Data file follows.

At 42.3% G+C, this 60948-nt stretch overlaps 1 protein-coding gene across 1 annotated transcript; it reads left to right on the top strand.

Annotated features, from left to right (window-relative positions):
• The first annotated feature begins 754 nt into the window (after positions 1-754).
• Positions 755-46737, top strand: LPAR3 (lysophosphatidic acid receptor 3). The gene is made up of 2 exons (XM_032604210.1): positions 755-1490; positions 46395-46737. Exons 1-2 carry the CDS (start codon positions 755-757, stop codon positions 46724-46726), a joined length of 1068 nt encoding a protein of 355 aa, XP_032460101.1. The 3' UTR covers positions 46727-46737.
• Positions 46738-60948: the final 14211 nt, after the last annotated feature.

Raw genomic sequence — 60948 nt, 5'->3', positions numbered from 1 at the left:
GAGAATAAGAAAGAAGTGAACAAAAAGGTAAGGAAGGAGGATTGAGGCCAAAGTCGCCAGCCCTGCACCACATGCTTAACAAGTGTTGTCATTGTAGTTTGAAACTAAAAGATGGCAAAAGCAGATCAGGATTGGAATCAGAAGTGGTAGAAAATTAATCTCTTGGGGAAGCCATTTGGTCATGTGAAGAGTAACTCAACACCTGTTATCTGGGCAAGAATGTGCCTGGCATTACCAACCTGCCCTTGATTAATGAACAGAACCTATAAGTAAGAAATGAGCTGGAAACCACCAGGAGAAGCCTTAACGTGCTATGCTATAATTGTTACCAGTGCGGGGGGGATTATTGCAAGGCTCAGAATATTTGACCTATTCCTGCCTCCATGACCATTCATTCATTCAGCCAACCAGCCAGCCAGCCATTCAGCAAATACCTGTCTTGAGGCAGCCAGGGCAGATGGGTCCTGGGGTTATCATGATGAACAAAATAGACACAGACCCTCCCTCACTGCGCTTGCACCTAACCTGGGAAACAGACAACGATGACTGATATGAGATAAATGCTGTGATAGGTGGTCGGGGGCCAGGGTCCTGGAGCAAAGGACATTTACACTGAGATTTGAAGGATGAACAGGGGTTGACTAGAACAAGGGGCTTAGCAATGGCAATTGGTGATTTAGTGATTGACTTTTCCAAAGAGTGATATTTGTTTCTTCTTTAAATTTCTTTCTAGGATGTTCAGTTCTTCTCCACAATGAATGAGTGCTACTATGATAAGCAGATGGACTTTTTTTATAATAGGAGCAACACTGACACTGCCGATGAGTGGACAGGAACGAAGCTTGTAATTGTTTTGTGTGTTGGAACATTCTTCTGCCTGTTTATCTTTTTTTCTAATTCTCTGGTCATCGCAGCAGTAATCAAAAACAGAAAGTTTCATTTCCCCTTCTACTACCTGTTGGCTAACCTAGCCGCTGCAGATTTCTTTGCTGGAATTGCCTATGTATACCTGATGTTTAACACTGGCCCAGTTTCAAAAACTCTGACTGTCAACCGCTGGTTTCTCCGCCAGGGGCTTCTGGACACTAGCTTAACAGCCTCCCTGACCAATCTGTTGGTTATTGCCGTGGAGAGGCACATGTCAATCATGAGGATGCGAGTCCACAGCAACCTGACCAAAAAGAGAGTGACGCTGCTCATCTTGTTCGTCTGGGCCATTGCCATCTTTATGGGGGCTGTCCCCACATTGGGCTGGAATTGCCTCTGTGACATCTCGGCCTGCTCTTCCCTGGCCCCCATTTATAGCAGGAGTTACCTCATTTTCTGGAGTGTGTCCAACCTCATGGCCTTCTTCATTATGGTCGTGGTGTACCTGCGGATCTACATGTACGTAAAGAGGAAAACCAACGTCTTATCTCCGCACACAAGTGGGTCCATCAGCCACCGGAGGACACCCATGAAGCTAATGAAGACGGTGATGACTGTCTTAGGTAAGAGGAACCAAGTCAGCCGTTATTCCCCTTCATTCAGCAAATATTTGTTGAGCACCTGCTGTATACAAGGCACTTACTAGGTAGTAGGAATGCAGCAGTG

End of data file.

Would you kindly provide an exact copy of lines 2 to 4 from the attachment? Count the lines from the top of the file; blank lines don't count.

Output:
Annotated features, from left to right (window-relative positions):
• The first annotated feature begins 754 nt into the window (after positions 1-754).
• Positions 755-46737, top strand: LPAR3 (lysophosphatidic acid receptor 3). The gene is made up of 2 exons (XM_032604210.1): positions 755-1490; positions 46395-46737. Exons 1-2 carry the CDS (start codon positions 755-757, stop codon positions 46724-46726), a joined length of 1068 nt encoding a protein of 355 aa, XP_032460101.1. The 3' UTR covers positions 46727-46737.